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  • With one exception all receptors for

    2024-06-05

    With one exception, all receptors for dopamine (DA), serotonin (5-hydroxytryptamine, 5-HT), and norepinephrine are metabotropic receptors. The five metabotropic DA receptors (D1–D5) in the CNS are involved in motivation, pleasure, cognition, learning, memory, fine motor control, and modulate neuroendocrine signaling. No ionotropic DA receptors exist. Metabotropic serotonin receptors (5-HT) modulate the release of many transmitters and hormones in the CNS; unlike DA, however, serotonin has a unique ionotropic receptor, the ligand-gated ion channel 5-HT. In neocortical structures, 5-HT receptors are expressed on inhibitory GABAergic interneurons where they modulate excitability. 5-HT receptors are also expressed on glutamatergic Cajal–Retzius cells in the cortex and granule cells in the cerebellum . Finally, metabotropic norepinephrine receptors include G-coupled (α) adrenergic receptors that increase intracellular Ca and smooth muscle contraction, and G-coupled (α) adrenergic receptors that inhibit neurotransmitter release. β-Adrenergic receptors are G-coupled (β also couples to G) and increase intracellular cAMP, resulting in enhanced cardiac muscle contraction and smooth muscle relaxation. Similarly to DA, no ionotropic norepinephrine receptors exist. Ionotropic receptors are catalogued for many ligands – but except for the 5-HT receptor, however, none exist for the monoamines. Or do they? Consider the monoamine transporters DAT (DA transporter), SERT (serotonin), and NET (norepinephrine). DAT, for example, has an established role in controlling DA levels in the TCEP and is under intense investigation as a molecular target for amphetamine (AMPH), cocaine, and synthetic cathinones , , , . compares the responses from NMDA, AMPA, and GABAergic ionotropic receptors to those from DAT in response to DA or AMPH. These data suggest that DAT may in effect be viewed as an ionotropic receptor for DA because it generates comparable currents under similar conditions to authentic ionotropic receptors. In addition, drugs such as AMPH generate similar fast-acting currents. Thus, alongside its role as a DA transporter, DAT generates currents comparable to those generated by glutamatergic and GABAergic ionotropic receptors. The presynaptic dopaminergic terminal therefore contains both an inhibitory metabotropic DA receptor (D2) and an excitatory ionotropic DA receptor (DAT). Because DAT contains an endogenous leak current, drugs such as cocaine, which block the leak, are inhibitory. A similar story obtains for serotonin or norepinephrine. DAT, SERT, and NET act as excitatory or inhibitory ionotropic receptors depending on the ligand . For many years, we have referred to the current-generating property of monoamine transporters as electrogenic or channel-like; recognizing monoamine transporters as ligand-modulated ion channels in addition to their traditional role may change this perspective. and data already support glutamate and GABA transporters as ligand-gated ion channels, but this is a controversial concept for monoamine transporters. Perhaps this is because data for monoamine transporters acting as receptors are scarce. Nevertheless, Ingram . showed that DA and AMPH modulate the excitability of mammalian dopaminergic neurons . Carvelli documented DAT currents in dopaminergic neurons , and Bruns compared 5-HT ionotropic receptor currents and 5-HT-induced SERT currents in the leech synapse (). Viewing monoamine transporters as ionotropic receptors, where almost none exist, may stimulate new experiments to test this perspective.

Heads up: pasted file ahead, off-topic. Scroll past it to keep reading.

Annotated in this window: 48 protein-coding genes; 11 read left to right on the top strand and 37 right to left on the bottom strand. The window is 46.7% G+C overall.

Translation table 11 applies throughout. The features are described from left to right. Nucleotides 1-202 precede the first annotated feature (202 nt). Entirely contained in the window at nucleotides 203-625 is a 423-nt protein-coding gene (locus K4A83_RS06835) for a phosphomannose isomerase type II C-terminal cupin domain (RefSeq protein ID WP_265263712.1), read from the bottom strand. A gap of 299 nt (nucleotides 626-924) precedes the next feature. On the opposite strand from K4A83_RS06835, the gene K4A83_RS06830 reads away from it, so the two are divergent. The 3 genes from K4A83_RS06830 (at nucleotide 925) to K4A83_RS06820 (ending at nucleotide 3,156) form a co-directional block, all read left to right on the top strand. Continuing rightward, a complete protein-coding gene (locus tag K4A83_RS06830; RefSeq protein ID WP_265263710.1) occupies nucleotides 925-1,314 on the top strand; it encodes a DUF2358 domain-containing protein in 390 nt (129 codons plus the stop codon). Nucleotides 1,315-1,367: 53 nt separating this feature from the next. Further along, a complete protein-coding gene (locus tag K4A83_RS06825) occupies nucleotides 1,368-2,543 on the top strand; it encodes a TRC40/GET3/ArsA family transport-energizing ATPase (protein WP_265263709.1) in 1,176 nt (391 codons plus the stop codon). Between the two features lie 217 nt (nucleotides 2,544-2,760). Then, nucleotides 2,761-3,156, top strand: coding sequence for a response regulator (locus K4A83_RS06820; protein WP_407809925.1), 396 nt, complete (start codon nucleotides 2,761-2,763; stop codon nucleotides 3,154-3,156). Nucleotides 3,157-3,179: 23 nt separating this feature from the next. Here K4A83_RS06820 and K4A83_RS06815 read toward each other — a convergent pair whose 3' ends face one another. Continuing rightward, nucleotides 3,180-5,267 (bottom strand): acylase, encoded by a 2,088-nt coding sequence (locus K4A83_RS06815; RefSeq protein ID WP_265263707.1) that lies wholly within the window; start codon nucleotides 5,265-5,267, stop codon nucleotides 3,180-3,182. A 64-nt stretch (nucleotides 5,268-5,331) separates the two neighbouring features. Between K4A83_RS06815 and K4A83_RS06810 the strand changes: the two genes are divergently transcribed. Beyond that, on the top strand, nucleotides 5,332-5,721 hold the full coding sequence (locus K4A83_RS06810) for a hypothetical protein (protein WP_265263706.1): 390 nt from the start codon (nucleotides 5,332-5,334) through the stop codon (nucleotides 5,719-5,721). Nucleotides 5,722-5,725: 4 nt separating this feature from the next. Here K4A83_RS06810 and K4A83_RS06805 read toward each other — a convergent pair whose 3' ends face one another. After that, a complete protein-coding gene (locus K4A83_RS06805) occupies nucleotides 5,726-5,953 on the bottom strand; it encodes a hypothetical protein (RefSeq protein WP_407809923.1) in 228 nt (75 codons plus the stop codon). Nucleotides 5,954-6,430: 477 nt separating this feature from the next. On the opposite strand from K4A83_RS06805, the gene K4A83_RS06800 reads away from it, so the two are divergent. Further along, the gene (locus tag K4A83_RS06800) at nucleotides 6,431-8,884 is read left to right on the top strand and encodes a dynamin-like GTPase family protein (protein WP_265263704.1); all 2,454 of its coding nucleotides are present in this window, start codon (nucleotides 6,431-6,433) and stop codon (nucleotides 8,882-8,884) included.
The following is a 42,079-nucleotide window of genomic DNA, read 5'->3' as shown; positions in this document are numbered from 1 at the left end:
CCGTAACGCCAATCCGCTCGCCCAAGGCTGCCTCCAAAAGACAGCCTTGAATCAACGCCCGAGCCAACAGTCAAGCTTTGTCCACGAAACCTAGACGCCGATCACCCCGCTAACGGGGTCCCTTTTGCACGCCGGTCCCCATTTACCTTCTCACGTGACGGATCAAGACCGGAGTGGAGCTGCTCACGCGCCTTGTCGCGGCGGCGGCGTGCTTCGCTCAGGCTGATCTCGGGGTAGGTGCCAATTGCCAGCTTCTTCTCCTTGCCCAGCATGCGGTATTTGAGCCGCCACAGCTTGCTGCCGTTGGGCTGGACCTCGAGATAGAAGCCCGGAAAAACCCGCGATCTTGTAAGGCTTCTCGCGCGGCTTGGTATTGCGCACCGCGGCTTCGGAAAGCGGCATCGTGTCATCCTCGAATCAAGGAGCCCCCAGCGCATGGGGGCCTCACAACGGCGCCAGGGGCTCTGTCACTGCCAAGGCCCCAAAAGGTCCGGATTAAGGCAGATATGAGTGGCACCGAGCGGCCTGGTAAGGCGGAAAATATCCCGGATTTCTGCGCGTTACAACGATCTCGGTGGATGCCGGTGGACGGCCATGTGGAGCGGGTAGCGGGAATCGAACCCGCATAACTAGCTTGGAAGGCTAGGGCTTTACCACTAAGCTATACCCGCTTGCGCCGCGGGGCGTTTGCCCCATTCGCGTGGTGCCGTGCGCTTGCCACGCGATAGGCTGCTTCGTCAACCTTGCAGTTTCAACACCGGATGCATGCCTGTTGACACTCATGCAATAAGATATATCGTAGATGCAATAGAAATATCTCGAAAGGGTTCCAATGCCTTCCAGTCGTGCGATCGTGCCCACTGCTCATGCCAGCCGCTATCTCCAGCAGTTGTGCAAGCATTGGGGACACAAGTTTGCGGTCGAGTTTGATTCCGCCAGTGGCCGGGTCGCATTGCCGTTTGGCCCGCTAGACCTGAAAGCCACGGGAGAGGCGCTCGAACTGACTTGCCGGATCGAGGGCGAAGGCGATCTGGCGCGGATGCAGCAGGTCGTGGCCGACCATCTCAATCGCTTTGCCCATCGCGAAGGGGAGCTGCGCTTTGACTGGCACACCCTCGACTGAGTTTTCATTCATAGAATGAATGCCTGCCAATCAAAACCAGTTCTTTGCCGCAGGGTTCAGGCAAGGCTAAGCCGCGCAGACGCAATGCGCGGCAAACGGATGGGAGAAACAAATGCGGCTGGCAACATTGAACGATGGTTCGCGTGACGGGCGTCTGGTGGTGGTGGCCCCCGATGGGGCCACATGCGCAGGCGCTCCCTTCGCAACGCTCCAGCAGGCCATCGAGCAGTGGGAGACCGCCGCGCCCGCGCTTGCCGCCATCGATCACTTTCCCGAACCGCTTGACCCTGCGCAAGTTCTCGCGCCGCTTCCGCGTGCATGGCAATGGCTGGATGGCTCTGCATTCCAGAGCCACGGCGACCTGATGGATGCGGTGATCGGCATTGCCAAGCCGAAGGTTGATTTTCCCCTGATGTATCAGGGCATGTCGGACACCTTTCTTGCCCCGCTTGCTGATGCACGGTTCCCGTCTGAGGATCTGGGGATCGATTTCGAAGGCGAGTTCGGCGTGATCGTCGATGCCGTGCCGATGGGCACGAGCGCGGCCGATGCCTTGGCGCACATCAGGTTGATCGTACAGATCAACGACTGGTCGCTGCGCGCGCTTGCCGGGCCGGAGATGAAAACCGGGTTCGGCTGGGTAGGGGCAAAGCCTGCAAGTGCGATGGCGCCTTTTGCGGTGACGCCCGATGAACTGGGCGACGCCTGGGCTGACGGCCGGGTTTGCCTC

Introduction In a simple sense, a transporter is a protein that functions to move a substrate from one location to another. Most often, this is to move an ion or molecule across a lipid bilayer membrane barrier, where passive diffusion is minimal or limited by such an ionic or concentration gradient. The majority of transporters are located at epithelial barriers (eg, intestinal epithelia, hepatocytes, brain capillary endothelial cells, choroid plexus cells, kidney proximal tubule cells), but they are also found on intracellular membranes (vesicles, mitochondria, Golgi, vacuoles, endosomes).1, 2 The movement of the substrate can be passive or active, involve cotransport or anti-transport of other molecules or ions (which may involve a second transporter), and may or not require expenditure of energy (hydrolysis of adenosine triphosphate [ATP]). The molecular mechanism of solute transport remains unknown for the majority of transporters, but is in general might be described by an alternating access model, where the substrate binding site is exposed to one side, transits through an occluded state (not exposed to either side of membrane), and then exposed to the opposite side. The determination of the three-dimensional structures of these important proteins, defining the locations of substrate interactions, and delineating the mechanism of substrate movement are active areas of research as transporters are involved in many aspects of human health and disease. Mutations and variations in transporter genes are the basis of several inherited diseases, and an astonishing number of therapeutic drugs currently used in medicine are either substrates for or inhibitors of transporters.4, 5 As examples, inhibitors of the neuronal membrane serotonin transporter (SERT/SLC6A4) such as fluoxetine (Prozac) and citalopram (Celexa) are commonly used in neurology and psychiatry, and inhibitors of the sodium-glucose cotransporter 2 (SGLT2/SLC5A2) as a recent therapy for type 2 diabetes mellitus (eg, Farxiga).